Seated in the same office at the gay rights organization, Sexual Minorities Uganda, known as SMUG, David and I had committed to ending discrimination based on sexual orientation and gender identity. We refused to stay invisible, to remain dehumanized as ghosts. As a result, we found ourselves on a Ugandan newspaper's list of 100 homosexuals. The story's banner: "Hang Them."

David was subsequently killed. But he was not silenced: I still hear his voice telling us not to hide, or else "they will keep saying we are not here."

I am here, still, in 2013, but I dread things as simple as shopping at a kiosk for groceries, because the owner has told me he doesn't sell to "such people." If I insist, he said, he will "teach me how to be normal." A full night's sleep is thwarted by the fear of a stranger who has followed me home or the neighbors who have formed a mob. My personal struggle is a small reflection of the entire LGBTI community's everyday apprehension.

With action on Uganda's anti-homosexuality bill looming, the lives of the nation's LGBTI are threatened. These are not nameless faces, but real people like my girlfriend, who trembles at the prospect of coming out. People like one trans woman who in September was brutally beaten in public by friends who discovered her identity, and another who was dragged to the police in full glare of the public. Even heterosexual Ugandans -- including family and friends who fail to disclose LGBTI loved ones to authorities -- would face criminal charges if this bill were to pass.

Uganda drops charges over 'gay' play
Proposed laws target gays in Uganda

But I can report some good news. Before David Kato's murder, he was alive to see us win a lawsuit against the newspaper that called for our hanging. Indeed, the Ugandan courts' impartiality in our cases helps me stay optimistic. And I hope to win a U.S. lawsuit against American evangelist Scott Lively for the anti-gay terror he exported to my country.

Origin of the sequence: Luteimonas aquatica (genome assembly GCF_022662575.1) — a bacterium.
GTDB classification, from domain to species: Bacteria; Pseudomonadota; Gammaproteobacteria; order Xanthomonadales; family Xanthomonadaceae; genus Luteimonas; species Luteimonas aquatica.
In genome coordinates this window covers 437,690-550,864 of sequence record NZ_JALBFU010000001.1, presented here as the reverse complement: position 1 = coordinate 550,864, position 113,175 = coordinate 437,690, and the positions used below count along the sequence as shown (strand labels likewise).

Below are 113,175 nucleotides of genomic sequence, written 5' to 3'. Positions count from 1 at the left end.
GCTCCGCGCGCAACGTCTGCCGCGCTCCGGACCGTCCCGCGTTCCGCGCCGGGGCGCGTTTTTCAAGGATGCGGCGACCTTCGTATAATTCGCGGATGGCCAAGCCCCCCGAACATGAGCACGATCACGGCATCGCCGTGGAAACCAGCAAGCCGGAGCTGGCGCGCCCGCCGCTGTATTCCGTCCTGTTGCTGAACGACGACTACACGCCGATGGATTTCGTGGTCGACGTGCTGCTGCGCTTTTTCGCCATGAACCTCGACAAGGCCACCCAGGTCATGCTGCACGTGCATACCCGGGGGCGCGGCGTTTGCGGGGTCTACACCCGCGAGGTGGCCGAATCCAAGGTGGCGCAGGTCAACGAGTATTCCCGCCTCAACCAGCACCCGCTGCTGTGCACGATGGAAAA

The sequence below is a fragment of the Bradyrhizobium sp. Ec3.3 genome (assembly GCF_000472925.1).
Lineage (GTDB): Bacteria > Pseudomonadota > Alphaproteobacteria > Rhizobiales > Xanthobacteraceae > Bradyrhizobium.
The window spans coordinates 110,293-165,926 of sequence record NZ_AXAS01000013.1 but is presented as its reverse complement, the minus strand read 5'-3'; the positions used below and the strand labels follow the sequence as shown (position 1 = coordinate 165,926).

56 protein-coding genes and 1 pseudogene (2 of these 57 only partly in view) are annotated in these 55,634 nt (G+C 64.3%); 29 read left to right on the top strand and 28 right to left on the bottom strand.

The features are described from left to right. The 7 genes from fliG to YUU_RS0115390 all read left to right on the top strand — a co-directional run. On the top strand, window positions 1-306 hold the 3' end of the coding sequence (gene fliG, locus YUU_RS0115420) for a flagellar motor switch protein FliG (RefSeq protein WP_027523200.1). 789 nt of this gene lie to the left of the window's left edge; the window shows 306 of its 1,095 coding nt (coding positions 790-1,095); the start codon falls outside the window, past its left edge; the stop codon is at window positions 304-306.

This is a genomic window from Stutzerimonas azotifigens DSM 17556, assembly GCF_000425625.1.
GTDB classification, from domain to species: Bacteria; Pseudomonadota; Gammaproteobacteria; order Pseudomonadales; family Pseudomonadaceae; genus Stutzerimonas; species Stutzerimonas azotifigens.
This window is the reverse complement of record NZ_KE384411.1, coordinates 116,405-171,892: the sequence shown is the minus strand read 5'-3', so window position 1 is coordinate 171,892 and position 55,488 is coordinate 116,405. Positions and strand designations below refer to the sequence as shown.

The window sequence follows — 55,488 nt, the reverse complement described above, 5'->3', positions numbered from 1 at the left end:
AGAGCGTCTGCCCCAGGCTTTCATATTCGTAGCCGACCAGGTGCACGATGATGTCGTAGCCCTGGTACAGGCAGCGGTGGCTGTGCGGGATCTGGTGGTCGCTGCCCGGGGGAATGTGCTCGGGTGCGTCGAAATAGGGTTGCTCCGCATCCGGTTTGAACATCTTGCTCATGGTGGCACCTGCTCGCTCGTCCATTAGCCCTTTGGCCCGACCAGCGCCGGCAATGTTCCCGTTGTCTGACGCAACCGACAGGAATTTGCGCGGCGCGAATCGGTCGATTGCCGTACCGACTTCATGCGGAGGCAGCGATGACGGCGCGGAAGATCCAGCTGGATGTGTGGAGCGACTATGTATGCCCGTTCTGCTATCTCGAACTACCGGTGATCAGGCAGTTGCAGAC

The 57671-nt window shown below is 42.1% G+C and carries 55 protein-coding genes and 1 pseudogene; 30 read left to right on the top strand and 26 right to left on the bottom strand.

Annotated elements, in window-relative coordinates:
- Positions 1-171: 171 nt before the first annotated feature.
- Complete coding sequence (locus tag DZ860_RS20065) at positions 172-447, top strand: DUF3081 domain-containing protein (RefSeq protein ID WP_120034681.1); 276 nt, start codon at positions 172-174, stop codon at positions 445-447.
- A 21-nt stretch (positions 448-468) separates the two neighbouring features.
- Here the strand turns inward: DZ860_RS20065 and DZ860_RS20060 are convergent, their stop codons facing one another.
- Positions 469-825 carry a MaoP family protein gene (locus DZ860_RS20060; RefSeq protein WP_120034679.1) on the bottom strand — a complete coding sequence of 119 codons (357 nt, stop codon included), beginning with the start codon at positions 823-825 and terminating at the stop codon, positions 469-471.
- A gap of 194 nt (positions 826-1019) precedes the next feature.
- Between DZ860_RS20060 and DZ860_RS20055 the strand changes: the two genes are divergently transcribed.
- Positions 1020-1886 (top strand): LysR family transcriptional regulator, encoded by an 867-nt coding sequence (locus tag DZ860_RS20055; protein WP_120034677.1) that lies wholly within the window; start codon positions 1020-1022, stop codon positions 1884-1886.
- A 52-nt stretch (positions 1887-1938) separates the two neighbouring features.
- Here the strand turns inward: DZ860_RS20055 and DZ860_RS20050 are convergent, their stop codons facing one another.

The past five years have also brought progress outside the courtroom. Just a decade ago, I couldn't have imagined discussing the rights of LGBTI people with motorbike taxi drivers and members of parliament alike. While I've lived through the homophobia-fueled murders and suicides of friends, I also photographed my country's first Pride march last August, where we proudly waved both the Ugandan and rainbow flags side by side. In drag and plain view, LGBTI Ugandans celebrated life in the face of legislation that calls for our death.

"As long as you refuse to be a victim, and you seek to empower yourself and others, whatever's going on will get better," President Bill Clinton has said. I believe him, and beyond that, I believe in myself. Those who wish me harm may control the laws, but they will never steer my destiny.

Despite the injustice that follows LGBTI Ugandans into a new year, our desire for freedom has taken deep root. The roots will one day prove deeper than their hatred, deeper than our closets. That's what keeps me optimistic. And that's why they cannot say I am not here. Uganda is my home and I intend to continue living here as I am.

Follow @CNNOpinion on Twitter

Join us at Facebook/CNNOpinion